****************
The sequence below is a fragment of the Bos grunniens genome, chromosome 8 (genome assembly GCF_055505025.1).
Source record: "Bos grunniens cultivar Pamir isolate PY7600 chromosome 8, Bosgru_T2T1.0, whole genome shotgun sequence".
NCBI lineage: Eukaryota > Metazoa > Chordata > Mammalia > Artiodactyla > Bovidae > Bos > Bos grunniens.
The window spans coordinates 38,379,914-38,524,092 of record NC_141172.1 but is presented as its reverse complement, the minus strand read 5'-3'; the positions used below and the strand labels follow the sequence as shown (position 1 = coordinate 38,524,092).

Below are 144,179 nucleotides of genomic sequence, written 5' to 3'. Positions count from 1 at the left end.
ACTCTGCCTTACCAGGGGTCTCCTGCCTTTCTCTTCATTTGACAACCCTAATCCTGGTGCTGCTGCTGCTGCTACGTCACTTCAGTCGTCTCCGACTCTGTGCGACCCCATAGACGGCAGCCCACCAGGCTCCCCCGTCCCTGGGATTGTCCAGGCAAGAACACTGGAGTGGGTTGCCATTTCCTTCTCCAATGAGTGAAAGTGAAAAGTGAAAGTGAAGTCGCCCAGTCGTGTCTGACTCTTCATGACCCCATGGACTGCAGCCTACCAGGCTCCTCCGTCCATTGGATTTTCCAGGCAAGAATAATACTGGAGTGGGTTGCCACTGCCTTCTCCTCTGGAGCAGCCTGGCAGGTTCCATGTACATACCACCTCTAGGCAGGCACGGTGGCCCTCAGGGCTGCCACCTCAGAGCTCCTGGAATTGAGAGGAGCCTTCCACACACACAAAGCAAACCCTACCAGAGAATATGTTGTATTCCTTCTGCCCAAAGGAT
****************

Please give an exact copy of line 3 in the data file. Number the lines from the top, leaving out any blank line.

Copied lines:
NCBI lineage: Eukaryota > Metazoa > Chordata > Mammalia > Artiodactyla > Bovidae > Bos > Bos grunniens.